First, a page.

A NATIONAL reading survey says only one-third of high school students are proficient readers.
But educators refused to shoulder all the blame, saying too many students prefer the fuzzy glow of the TV to the crisp pages of a novel.
Education Secretary Richard Riley says the study shows students are spending ''too much time watching mind-numbing television.'' Mr. Riley wants more emphasis on reading in school and at home.
The test was given early last year to fourth-, eighth-, and 12th graders in 40 states. Students were judged to be at the advance, proficient, or basic reading levels, or below.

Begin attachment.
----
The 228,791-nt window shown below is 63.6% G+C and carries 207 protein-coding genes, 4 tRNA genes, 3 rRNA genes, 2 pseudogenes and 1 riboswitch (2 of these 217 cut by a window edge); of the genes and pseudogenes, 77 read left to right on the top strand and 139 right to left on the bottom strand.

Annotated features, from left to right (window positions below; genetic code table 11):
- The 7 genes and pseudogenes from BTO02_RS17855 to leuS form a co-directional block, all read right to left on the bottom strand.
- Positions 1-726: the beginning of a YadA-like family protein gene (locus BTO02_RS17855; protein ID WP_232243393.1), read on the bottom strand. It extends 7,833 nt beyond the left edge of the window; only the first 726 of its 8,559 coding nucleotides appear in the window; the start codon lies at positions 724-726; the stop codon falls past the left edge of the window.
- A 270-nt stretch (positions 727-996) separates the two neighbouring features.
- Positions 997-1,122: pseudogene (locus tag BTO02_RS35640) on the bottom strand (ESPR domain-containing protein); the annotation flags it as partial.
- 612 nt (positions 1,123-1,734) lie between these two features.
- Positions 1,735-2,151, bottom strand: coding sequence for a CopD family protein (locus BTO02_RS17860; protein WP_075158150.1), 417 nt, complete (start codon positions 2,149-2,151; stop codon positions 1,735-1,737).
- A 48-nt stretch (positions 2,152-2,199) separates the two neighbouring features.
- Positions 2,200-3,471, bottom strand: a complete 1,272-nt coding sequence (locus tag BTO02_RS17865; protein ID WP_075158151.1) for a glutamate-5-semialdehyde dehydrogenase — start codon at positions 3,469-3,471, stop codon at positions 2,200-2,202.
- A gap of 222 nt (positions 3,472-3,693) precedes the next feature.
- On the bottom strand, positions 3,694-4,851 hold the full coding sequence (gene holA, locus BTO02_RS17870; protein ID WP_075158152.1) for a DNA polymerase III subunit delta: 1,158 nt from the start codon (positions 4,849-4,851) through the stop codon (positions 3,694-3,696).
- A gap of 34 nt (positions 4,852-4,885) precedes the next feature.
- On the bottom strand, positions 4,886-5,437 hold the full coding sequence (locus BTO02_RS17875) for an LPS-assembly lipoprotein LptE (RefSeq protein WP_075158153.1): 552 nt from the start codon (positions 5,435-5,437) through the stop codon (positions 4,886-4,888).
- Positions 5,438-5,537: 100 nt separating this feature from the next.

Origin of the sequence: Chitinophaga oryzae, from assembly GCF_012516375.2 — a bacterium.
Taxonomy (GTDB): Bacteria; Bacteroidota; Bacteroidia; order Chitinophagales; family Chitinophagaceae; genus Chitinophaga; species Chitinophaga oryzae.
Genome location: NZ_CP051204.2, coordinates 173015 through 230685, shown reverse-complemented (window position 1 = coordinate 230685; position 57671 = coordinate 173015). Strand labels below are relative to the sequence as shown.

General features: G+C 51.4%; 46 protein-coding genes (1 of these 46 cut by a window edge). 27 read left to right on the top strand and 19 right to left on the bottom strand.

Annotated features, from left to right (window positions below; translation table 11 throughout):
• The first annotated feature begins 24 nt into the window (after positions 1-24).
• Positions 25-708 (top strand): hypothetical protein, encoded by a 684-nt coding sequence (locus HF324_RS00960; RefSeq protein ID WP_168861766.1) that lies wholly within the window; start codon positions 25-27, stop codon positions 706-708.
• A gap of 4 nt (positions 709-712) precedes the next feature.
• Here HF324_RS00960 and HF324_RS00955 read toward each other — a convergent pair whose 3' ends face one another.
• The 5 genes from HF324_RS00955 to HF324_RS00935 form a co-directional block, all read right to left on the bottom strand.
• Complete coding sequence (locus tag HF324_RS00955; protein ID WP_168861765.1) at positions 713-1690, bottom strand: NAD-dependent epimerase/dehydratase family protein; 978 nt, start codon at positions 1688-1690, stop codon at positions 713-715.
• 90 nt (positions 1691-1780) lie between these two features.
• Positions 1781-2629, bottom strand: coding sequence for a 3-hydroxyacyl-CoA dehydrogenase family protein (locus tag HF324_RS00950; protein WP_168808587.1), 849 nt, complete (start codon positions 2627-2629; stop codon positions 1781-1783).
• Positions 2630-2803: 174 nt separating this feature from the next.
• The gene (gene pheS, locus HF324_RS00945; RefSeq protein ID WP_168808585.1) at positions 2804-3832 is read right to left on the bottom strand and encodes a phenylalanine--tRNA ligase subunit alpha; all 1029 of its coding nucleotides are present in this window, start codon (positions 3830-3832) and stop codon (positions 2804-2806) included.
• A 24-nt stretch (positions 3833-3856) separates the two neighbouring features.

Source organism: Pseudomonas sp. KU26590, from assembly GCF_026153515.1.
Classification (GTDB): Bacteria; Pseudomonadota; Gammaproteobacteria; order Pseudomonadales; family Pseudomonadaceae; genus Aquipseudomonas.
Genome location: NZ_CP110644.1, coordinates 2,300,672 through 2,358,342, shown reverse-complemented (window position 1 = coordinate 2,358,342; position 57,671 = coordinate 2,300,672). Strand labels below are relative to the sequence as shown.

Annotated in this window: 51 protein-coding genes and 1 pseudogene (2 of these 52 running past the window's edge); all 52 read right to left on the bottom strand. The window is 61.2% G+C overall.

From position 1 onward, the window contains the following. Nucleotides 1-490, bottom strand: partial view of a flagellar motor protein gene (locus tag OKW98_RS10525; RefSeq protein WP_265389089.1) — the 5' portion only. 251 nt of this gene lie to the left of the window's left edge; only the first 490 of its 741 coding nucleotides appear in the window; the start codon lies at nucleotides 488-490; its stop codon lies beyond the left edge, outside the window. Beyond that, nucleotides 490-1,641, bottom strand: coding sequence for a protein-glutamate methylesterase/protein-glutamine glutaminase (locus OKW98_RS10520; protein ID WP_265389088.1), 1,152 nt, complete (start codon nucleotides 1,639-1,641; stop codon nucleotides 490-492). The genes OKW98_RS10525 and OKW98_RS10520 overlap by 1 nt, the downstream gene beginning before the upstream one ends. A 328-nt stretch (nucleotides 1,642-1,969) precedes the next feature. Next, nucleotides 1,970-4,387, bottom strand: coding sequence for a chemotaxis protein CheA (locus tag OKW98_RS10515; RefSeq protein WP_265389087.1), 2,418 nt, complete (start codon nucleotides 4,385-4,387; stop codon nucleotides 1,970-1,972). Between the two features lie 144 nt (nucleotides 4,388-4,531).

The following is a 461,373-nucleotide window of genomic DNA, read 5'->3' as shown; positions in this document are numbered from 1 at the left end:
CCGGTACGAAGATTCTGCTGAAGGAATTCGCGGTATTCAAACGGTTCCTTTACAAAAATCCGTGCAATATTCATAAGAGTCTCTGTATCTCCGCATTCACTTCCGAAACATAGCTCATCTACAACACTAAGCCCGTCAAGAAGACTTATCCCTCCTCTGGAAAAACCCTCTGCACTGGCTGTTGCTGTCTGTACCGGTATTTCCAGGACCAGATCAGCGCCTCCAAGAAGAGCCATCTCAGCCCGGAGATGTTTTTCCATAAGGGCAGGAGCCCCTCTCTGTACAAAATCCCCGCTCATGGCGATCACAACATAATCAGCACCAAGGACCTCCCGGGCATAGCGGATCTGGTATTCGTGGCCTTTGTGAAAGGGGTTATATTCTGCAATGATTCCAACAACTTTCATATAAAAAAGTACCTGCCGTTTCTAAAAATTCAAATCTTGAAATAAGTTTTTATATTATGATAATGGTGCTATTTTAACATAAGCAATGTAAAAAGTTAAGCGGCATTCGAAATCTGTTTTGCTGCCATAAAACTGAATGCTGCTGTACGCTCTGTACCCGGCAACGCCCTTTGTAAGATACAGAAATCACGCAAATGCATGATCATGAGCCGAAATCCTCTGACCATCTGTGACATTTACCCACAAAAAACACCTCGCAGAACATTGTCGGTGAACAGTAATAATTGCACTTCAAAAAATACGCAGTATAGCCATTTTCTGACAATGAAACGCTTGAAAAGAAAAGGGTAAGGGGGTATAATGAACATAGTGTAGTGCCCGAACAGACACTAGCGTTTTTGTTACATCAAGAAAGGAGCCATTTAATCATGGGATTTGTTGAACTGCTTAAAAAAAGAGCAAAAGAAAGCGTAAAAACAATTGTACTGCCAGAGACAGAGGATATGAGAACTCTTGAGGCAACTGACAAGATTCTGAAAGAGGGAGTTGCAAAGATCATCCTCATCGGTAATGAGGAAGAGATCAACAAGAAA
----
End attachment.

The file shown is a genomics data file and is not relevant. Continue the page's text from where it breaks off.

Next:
About 30 percent of the high school seniors failed to reach even the basic level. The high school scores were down from a national test given in 1992.
''Far too few students are reaching the proficient level of reading achievement in any grade,'' says James Ellingson, a fourth-grade teacher on the test governing board. ''Average achievement is either stuck or going down.''
That contrasts with scores on the math version of the National Assessment of Educational Process, which have been rising over the past decade, he says.
In other results, girls read better than boys, and private school students did better than public school students.
Twelfth-grade scores declined for white, black, and Hispanic students, and for students in private schools as well as public schools.